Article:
This Week, I Read… (#5)

11 - Six of Crows.JPG

#11 – Six of Crows, by Leigh Bardugo

If I’d had time enough, I would have devoured this book in a single day.  I legitimately had a hard time putting it down to do things like eat and sleep and go to work.

From what I’ve seen, this book is fairly polarizing–the lovers adore the characters and the world, and the haters think both are boring/filler/derivative.

I was absolutely charmed.  While juggling a cast of six protagonists, five of whom have POV chapters, could lead to a disconnect with some of them if they’re not distinct enough personalities…well, they are distinct enough.  These characters leapt off the page and demanded my attention.

On top of that, the writing flowed well, the style being descriptive without hedging towards purple prose, and the action being fast-paced.

I read this without reading the Grisha trilogy first (having been informed that SoC is set in that world, but not a direct sequel, so that’s okay) and now, someday when I have time and fewer books in my TBR, I may very well read those, too.  I’m certainly planning to read the next book, whenever that eventually comes out.

12 - Royal Airs

#12 – Royal Airs, by Sharon Shinn

When do I not love a Sharon Shinn novel?  I enjoyed this thoroughly, though I will say it’s not her best.

My major criticism is that the romance between Josetta and Rafe has almost no internal tension.  All of the obstacles to their happily-ever-after are external, and while they’re certainly valid problems to tackle, that structure makes the two of them more passive than I like my protagonists to be.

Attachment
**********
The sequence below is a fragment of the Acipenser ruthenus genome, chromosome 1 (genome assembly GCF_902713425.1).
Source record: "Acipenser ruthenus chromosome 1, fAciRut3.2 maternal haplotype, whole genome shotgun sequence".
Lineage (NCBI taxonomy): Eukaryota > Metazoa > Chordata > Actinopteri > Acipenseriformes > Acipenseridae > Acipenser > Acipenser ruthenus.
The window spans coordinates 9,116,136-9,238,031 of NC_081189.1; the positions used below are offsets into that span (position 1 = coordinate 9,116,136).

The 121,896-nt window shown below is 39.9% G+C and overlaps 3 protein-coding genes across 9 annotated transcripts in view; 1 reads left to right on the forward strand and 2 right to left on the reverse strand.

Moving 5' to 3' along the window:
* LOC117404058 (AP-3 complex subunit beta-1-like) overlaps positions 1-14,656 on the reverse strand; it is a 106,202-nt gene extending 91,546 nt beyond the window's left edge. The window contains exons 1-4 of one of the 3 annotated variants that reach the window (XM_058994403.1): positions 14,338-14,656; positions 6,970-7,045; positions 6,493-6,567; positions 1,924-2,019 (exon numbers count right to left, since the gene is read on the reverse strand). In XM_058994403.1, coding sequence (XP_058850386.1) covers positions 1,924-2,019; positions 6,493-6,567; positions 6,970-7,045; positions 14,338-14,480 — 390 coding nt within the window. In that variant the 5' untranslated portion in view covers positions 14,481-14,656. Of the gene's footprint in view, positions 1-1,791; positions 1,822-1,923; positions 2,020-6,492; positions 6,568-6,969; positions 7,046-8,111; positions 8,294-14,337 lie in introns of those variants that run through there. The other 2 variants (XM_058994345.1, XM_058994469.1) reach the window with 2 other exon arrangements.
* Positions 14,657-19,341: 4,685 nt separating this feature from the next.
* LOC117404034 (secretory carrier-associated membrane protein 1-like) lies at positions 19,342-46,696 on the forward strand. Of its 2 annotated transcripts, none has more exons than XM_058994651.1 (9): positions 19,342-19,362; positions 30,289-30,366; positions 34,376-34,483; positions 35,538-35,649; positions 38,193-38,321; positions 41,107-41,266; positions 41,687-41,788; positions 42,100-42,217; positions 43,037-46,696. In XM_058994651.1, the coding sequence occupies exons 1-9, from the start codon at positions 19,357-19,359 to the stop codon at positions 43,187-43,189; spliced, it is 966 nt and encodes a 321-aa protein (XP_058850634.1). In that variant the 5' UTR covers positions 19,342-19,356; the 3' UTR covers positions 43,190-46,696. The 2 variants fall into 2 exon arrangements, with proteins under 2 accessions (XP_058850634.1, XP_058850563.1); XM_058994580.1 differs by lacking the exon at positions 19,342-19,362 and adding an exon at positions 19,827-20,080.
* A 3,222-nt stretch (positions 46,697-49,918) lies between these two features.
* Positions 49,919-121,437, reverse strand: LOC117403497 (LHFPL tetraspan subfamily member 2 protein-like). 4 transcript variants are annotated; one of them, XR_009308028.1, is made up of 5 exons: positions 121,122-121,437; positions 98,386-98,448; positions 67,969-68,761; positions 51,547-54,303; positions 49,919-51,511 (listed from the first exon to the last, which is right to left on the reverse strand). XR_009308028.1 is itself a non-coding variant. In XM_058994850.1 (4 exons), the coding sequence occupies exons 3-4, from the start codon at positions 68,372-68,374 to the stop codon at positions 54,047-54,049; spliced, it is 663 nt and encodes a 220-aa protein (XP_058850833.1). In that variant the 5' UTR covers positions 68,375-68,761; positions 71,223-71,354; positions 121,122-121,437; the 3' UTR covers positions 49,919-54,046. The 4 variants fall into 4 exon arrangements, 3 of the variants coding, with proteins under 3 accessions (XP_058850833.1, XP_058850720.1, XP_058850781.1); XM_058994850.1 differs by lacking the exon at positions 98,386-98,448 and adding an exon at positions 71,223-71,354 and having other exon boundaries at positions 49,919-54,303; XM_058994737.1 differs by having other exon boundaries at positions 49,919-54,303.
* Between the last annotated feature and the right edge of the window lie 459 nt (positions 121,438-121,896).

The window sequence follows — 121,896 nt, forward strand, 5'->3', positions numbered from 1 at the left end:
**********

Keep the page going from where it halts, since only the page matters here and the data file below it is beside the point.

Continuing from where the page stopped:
The love interests in Shinn’s works always end up together, the reader knows that, but in this one it felt extra inevitable because they never really questioned or doubted their feelings for each other, only their ability to stick together because of what the world was throwing at them.  Not as compelling as it could have been.

On the other hand, Josetta’s relationship with her half-sister and fellow princess Corene was lively and engaging.  The web of power centered around the throne remains as complicated as it was in the first book (Troubled Waters), and despite the revelations of the two women’s parentage, they are still in line for the throne, and who will sit on it is always the question.  Corene shines in this story, even though it’s not her own (that’s the next one, which I’m looking forward to) because in many ways, she’s Josetta’s foil, and their relationship is more interesting than the romance.

Which is why I enjoyed this book, but can’t give it five stars.  I’ll keep reading the series, though, I’ll read anything with Sharon Shinn’s name on it!

13 - March Book One

#13 – March: Book One, by John Robert Lewis

Can all history come in graphic novel format?  This felt far more vivid than any of my classroom textbooks ever did.  I won’t remember the dates (I never do) but I’ll remember the events, and I’m definitely going to read the rest of the volumes.

14 - Rain Village

#14 – Rain Village, by Carolyn Turgeon

This one’s a DNF — Did Not Finish. I got halfway and lost what little interest I still had.

It’s another case of the main character being far less interesting than someone else in the book–in this case, Tessa being overwhelmed by her mentor, Mary.  Even when little Tessa grows up enough to run away to join the circus–yes, literally, this story is about a circus–all anyone can talk about when she gets there is Mary this and Mary that.  I found myself sitting down to read, getting through a few chapters, then becoming bored and setting it down to do something else.  I wanted to like it far more than I actually did–it had a lot of promise at the beginning, when Tessa was introduced and her resistance to dull farm life explored.  But by the time her journey takes her to the circus, she’s still boundlessly naive and constantly whining, and I just couldn’t endure it any longer.

Which is a shame, because the language was beautiful, and the imagery often quirky and interesting.  Too bad Tessa wasn’t.

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